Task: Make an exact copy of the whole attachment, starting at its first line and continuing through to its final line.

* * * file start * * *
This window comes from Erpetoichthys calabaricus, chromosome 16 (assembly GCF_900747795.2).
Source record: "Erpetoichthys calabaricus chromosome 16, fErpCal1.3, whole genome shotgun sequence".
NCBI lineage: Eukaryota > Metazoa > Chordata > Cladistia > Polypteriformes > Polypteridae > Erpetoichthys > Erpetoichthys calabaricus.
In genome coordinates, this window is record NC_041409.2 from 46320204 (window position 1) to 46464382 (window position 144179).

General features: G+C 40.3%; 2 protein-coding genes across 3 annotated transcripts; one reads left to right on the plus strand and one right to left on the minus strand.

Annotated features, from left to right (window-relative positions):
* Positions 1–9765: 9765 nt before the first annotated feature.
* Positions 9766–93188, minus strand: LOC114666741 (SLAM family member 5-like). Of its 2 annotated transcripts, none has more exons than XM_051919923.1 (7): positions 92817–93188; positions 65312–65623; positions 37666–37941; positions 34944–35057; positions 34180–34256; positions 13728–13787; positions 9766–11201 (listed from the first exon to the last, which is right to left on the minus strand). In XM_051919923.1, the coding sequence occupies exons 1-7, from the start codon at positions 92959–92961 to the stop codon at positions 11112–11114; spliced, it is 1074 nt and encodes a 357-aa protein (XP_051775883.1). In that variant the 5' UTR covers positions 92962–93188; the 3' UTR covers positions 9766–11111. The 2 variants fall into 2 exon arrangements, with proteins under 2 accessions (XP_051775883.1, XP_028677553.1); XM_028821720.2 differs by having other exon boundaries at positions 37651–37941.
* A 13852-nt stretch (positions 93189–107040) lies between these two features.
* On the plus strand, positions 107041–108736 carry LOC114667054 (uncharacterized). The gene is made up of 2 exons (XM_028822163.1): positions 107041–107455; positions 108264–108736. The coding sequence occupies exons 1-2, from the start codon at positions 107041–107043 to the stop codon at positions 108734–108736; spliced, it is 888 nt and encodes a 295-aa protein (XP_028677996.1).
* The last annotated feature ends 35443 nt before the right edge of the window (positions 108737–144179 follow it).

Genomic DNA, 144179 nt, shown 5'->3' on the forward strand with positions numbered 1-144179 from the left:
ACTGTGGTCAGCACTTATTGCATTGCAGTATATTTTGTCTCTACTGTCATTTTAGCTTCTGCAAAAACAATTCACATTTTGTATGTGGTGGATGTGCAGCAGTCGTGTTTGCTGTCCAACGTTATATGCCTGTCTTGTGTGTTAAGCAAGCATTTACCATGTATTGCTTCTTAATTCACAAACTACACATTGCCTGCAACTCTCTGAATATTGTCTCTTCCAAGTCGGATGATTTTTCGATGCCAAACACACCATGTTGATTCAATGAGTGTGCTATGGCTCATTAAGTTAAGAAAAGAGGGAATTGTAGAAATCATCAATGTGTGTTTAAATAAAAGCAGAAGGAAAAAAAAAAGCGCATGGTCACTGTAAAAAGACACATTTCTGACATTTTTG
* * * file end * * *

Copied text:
This window comes from Erpetoichthys calabaricus, chromosome 16 (assembly GCF_900747795.2).
Source record: "Erpetoichthys calabaricus chromosome 16, fErpCal1.3, whole genome shotgun sequence".
NCBI lineage: Eukaryota > Metazoa > Chordata > Cladistia > Polypteriformes > Polypteridae > Erpetoichthys > Erpetoichthys calabaricus.
In genome coordinates, this window is record NC_041409.2 from 46320204 (window position 1) to 46464382 (window position 144179).

General features: G+C 40.3%; 2 protein-coding genes across 3 annotated transcripts; one reads left to right on the plus strand and one right to left on the minus strand.

Annotated features, from left to right (window-relative positions):
* Positions 1–9765: 9765 nt before the first annotated feature.
* Positions 9766–93188, minus strand: LOC114666741 (SLAM family member 5-like). Of its 2 annotated transcripts, none has more exons than XM_051919923.1 (7): positions 92817–93188; positions 65312–65623; positions 37666–37941; positions 34944–35057; positions 34180–34256; positions 13728–13787; positions 9766–11201 (listed from the first exon to the last, which is right to left on the minus strand). In XM_051919923.1, the coding sequence occupies exons 1-7, from the start codon at positions 92959–92961 to the stop codon at positions 11112–11114; spliced, it is 1074 nt and encodes a 357-aa protein (XP_051775883.1). In that variant the 5' UTR covers positions 92962–93188; the 3' UTR covers positions 9766–11111. The 2 variants fall into 2 exon arrangements, with proteins under 2 accessions (XP_051775883.1, XP_028677553.1); XM_028821720.2 differs by having other exon boundaries at positions 37651–37941.
* A 13852-nt stretch (positions 93189–107040) lies between these two features.
* On the plus strand, positions 107041–108736 carry LOC114667054 (uncharacterized). The gene is made up of 2 exons (XM_028822163.1): positions 107041–107455; positions 108264–108736. The coding sequence occupies exons 1-2, from the start codon at positions 107041–107043 to the stop codon at positions 108734–108736; spliced, it is 888 nt and encodes a 295-aa protein (XP_028677996.1).
* The last annotated feature ends 35443 nt before the right edge of the window (positions 108737–144179 follow it).

Genomic DNA, 144179 nt, shown 5'->3' on the forward strand with positions numbered 1-144179 from the left:
ACTGTGGTCAGCACTTATTGCATTGCAGTATATTTTGTCTCTACTGTCATTTTAGCTTCTGCAAAAACAATTCACATTTTGTATGTGGTGGATGTGCAGCAGTCGTGTTTGCTGTCCAACGTTATATGCCTGTCTTGTGTGTTAAGCAAGCATTTACCATGTATTGCTTCTTAATTCACAAACTACACATTGCCTGCAACTCTCTGAATATTGTCTCTTCCAAGTCGGATGATTTTTCGATGCCAAACACACCATGTTGATTCAATGAGTGTGCTATGGCTCATTAAGTTAAGAAAAGAGGGAATTGTAGAAATCATCAATGTGTGTTTAAATAAAAGCAGAAGGAAAAAAAAAAGCGCATGGTCACTGTAAAAAGACACATTTCTGACATTTTTG